Fabrication and optimization of methylphenoxy substituted polyphosphazene nanofibers for biomedical applications

Lakshmi S. Nair, Subhabrata Bhattacharyya, Jared D. Bender, Yaser E. Greish, Paul W. Brown, Harry R. Allcock, Cato T. Laurencin

Research output: Contribution to journalArticlepeer-review

160 Citations (Scopus)


Electrospinning has developed as a unique and versatile process to fabricate ultrathin fibers in the form of nonwoven meshes or as oriented arrays from a variety of polymers. The very small dimension of these fibers can generate a high surface area, which makes them potential candidates for various biomedical and industrial applications. The objective of the present study was to develop nanofibers from polyphosphazenes, a class of inorganic-organic polymers known for high biocompatibility, high-temperature stability, and low-temperature flexibility. Specifically, we evaluated the feasibility of developing bead-free nonwoven nanofiber mesh from poly [bis(p-methylphenoxy)phosphazene] (PNmPh) by electrospinning. The effect of process parameters such as nature of solvent, concentration of the polymer solution, effect of needle diameter, and applied potential on the diameter and morphology (beaded or bead-free) of resulting nanofibers were investigated. It was found that solution of PNmPh in chloroform at a concentration range of 7% (wt/v) to 9% (wt/v) can be readily electrospun to form bead-free fibers at room temperature. The mean diameter of the fibers obtained under optimized spinning condition was found to be approximately 1.2 μm. The bead-free, cylindrical nanofibers formed under the optimized condition showed a slightly irregular surface topography with indentations of a few nanometer scale. Further, the electrospun nanofiber mats supported the adhesion of bovine coronary artery endothelial cells (BCAEC) as well as promoted the adhesion and proliferation of osteoblast like MC3T3-E1 cells.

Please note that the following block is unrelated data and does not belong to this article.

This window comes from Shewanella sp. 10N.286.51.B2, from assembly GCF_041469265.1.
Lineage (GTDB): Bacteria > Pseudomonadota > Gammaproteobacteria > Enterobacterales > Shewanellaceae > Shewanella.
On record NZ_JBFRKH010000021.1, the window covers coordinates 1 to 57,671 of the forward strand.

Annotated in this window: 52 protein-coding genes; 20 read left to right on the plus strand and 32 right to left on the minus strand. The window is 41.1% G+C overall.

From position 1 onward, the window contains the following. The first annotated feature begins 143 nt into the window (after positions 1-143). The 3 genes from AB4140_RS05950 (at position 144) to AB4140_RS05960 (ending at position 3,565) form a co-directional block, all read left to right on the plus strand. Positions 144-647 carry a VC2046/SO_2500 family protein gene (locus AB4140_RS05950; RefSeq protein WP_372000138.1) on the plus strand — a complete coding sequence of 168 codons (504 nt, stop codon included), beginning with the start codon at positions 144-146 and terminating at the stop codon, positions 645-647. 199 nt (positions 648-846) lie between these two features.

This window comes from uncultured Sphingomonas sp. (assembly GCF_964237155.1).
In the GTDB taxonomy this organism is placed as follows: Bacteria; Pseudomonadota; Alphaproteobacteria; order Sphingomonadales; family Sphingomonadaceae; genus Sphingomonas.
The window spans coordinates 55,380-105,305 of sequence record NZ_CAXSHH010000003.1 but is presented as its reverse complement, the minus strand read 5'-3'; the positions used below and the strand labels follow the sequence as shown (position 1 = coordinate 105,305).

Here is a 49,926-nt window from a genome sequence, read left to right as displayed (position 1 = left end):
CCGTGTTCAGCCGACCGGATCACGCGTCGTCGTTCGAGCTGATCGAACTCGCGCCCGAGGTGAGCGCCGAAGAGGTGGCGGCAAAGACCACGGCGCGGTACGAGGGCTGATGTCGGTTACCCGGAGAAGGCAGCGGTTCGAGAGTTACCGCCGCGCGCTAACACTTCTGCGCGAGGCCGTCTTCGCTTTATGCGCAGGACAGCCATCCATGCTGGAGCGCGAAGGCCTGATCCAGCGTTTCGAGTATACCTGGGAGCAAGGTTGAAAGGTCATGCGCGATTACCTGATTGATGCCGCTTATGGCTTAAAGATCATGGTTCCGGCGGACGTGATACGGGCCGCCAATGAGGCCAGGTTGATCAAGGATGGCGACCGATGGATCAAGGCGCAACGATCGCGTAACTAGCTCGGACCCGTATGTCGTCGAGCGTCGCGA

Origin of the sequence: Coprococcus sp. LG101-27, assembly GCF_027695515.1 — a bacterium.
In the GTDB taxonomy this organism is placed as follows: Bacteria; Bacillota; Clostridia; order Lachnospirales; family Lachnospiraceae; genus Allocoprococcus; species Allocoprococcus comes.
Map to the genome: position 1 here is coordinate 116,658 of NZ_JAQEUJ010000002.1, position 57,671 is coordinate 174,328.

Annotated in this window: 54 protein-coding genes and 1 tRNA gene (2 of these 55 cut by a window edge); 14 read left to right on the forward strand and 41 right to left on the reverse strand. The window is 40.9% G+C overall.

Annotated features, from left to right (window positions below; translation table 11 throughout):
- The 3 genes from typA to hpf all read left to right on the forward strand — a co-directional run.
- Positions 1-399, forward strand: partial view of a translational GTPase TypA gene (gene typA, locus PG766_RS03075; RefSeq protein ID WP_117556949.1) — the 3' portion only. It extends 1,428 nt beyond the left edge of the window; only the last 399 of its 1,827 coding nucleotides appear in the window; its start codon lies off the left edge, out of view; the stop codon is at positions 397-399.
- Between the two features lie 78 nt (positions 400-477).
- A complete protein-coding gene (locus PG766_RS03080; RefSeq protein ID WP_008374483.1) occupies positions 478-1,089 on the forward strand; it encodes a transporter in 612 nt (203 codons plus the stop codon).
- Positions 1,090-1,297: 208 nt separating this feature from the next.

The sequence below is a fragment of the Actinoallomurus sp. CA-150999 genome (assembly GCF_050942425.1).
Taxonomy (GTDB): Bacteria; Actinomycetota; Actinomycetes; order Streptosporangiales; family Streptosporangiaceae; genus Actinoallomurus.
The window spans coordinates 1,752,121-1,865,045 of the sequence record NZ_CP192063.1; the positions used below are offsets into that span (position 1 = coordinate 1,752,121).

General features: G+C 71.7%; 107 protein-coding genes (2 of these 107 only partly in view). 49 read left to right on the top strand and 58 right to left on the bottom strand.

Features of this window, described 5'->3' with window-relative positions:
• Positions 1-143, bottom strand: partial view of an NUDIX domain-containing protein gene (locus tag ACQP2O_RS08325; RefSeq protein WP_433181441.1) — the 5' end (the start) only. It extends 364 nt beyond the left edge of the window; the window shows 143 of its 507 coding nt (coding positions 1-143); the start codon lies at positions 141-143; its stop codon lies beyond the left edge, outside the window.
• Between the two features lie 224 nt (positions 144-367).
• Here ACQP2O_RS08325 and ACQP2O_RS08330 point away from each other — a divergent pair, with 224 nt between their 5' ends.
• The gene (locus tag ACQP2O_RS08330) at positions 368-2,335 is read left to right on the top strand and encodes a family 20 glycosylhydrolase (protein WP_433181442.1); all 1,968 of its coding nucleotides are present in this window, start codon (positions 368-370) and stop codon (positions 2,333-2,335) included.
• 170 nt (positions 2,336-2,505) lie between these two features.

Original languageEnglish
Pages (from-to)2212-2220
Number of pages9
Issue number6
Publication statusPublished - Nov 2004
Externally publishedYes

ASJC Scopus subject areas

  • Bioengineering
  • Biomaterials
  • Polymers and Plastics
  • Materials Chemistry


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